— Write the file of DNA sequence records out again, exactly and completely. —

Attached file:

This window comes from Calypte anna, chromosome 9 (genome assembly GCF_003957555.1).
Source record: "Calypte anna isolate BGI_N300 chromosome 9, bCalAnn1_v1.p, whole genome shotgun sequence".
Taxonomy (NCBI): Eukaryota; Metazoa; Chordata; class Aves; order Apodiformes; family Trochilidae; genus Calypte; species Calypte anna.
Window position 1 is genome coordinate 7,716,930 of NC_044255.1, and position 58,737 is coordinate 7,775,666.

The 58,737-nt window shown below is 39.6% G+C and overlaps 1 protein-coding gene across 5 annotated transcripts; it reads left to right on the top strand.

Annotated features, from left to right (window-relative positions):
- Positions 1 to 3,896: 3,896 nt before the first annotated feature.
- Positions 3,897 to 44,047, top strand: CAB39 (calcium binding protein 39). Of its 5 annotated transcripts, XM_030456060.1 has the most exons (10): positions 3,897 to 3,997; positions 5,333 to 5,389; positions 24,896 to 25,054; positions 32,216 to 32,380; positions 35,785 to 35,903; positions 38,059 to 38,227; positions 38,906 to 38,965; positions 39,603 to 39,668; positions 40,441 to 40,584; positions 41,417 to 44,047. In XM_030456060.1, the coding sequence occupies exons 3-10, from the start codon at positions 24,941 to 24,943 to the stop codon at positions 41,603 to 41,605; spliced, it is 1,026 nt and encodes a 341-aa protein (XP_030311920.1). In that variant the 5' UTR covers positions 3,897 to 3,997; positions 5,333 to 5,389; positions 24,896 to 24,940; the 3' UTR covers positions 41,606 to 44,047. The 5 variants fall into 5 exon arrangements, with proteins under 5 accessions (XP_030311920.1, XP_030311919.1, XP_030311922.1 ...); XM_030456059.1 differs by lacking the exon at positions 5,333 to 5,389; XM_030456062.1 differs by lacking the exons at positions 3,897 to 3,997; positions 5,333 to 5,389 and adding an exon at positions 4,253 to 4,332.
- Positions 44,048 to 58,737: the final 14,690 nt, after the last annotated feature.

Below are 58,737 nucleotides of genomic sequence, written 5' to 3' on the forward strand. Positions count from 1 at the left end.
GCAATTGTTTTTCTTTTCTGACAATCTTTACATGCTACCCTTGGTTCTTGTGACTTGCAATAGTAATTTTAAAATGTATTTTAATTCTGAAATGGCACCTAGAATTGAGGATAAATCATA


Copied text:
This window comes from Calypte anna, chromosome 9 (genome assembly GCF_003957555.1).
Source record: "Calypte anna isolate BGI_N300 chromosome 9, bCalAnn1_v1.p, whole genome shotgun sequence".
Taxonomy (NCBI): Eukaryota; Metazoa; Chordata; class Aves; order Apodiformes; family Trochilidae; genus Calypte; species Calypte anna.
Window position 1 is genome coordinate 7,716,930 of NC_044255.1, and position 58,737 is coordinate 7,775,666.

The 58,737-nt window shown below is 39.6% G+C and overlaps 1 protein-coding gene across 5 annotated transcripts; it reads left to right on the top strand.

Annotated features, from left to right (window-relative positions):
- Positions 1 to 3,896: 3,896 nt before the first annotated feature.
- Positions 3,897 to 44,047, top strand: CAB39 (calcium binding protein 39). Of its 5 annotated transcripts, XM_030456060.1 has the most exons (10): positions 3,897 to 3,997; positions 5,333 to 5,389; positions 24,896 to 25,054; positions 32,216 to 32,380; positions 35,785 to 35,903; positions 38,059 to 38,227; positions 38,906 to 38,965; positions 39,603 to 39,668; positions 40,441 to 40,584; positions 41,417 to 44,047. In XM_030456060.1, the coding sequence occupies exons 3-10, from the start codon at positions 24,941 to 24,943 to the stop codon at positions 41,603 to 41,605; spliced, it is 1,026 nt and encodes a 341-aa protein (XP_030311920.1). In that variant the 5' UTR covers positions 3,897 to 3,997; positions 5,333 to 5,389; positions 24,896 to 24,940; the 3' UTR covers positions 41,606 to 44,047. The 5 variants fall into 5 exon arrangements, with proteins under 5 accessions (XP_030311920.1, XP_030311919.1, XP_030311922.1 ...); XM_030456059.1 differs by lacking the exon at positions 5,333 to 5,389; XM_030456062.1 differs by lacking the exons at positions 3,897 to 3,997; positions 5,333 to 5,389 and adding an exon at positions 4,253 to 4,332.
- Positions 44,048 to 58,737: the final 14,690 nt, after the last annotated feature.

Below are 58,737 nucleotides of genomic sequence, written 5' to 3' on the forward strand. Positions count from 1 at the left end.
GCAATTGTTTTTCTTTTCTGACAATCTTTACATGCTACCCTTGGTTCTTGTGACTTGCAATAGTAATTTTAAAATGTATTTTAATTCTGAAATGGCACCTAGAATTGAGGATAAATCATA